Michael Arrington's Math is Way Off on Silicon Valley Collusion

Last Updated Sep 24, 2010 3:33 PM EDT

Techcrunch kingpin Michael Arrington's accusations of collusion set off a stink bomb in Silicon Valley this week with an early morning blog post accusing unnamed angel investors of criminal collusion. Since then the situation has only escalated, with members of the group worried that others were "throwing us under a bus".

But a simple financial analysis refutes Arrington's grandious claims about this cabal's influence. Arrington writes that , "This group of investors, which together account for nearly 100% of early stage startup deals in Silicon Valley, have been meeting regularly to compare notes."

But when you stop to check the math, that claim doesn't hold up. Chris Yeh over at VentureBeat has some good numbers. The Small Business Administration estimates that there are about 500,000 angel investors in the United States, and that they invest about $20 billion per year.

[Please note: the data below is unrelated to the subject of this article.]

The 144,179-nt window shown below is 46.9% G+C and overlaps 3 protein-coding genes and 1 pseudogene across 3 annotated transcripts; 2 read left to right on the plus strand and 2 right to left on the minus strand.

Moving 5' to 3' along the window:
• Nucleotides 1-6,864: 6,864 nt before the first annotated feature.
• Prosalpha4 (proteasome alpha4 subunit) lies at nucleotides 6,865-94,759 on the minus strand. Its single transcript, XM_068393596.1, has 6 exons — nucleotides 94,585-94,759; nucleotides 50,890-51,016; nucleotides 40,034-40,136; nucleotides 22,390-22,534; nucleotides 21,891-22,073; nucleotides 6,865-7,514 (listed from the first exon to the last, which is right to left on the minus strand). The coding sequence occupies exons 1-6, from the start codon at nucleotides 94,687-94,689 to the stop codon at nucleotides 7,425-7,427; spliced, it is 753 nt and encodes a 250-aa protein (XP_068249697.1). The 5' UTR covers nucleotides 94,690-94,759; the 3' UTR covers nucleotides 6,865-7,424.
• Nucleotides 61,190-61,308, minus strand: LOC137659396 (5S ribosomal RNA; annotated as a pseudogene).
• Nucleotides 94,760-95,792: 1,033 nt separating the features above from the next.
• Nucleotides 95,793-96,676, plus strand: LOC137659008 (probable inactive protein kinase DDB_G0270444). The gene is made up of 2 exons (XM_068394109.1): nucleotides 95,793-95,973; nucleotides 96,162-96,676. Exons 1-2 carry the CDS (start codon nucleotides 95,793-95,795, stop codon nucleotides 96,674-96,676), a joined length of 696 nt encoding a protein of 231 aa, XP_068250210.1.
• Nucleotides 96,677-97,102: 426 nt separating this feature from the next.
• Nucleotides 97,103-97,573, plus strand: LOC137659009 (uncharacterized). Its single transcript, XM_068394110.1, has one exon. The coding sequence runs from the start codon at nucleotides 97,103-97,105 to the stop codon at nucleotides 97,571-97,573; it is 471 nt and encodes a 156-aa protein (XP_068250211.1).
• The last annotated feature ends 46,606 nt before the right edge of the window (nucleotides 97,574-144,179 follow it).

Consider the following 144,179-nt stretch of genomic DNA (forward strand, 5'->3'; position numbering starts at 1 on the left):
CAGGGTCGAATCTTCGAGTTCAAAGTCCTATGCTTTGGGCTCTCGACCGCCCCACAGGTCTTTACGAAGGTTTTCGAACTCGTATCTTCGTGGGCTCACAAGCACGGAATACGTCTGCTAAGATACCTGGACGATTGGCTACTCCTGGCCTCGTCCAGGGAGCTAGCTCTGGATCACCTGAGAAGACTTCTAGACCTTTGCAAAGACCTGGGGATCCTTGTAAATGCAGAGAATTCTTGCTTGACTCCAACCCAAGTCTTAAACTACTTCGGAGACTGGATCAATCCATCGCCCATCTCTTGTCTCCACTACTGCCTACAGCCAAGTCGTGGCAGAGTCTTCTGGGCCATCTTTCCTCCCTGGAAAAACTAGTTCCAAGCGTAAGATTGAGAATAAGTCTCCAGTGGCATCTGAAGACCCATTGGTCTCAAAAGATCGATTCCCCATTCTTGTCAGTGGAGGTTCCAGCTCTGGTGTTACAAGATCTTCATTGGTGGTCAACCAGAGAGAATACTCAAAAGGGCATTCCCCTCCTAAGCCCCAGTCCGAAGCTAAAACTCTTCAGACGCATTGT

So even at $100 million a year between these ten conspirators, their impact on the angel market is just .5 percent. Yeh examines a more generous estimate. "Even if we assume that Silicon Valley seed rounds only account for 10 percent of angel investing in the US, the pot controlled by the alleged conspirators only represents 5 percent of the local market."

My colleague Erik Sherman points out that this scandal isn't really about the money. It's about the ugly truth that these investors care about the money as much, or more, than they care about the entrepenuers they fund.

Super angel investor Ron Conway penned an email, then conveniently leaked it to Arrington's website Techcrunch, full of platitudes about his benevolent attitude towards venture capital:

I want to clarify once and for all my total disagreement with your values and motives for being investors. I have stated consistently for year that I invest because I love helping entrepreneurs and watching them learn and succeed. In my opinion your motives are driven by self serving factors around ego satisfaction and "making a buck."
So Conway doesn't care about making a buck. Hopefully the investors in his new fund were aware of that.

Image from Mark and Claire

  • Ben Popper

    Ben Popper writes at the intersection of culture and technology. His work has been published in the NY Times, Washington Post, Fast Company, Rolling Stone, The Atlantic and many others. He lives at www.benpopper.com.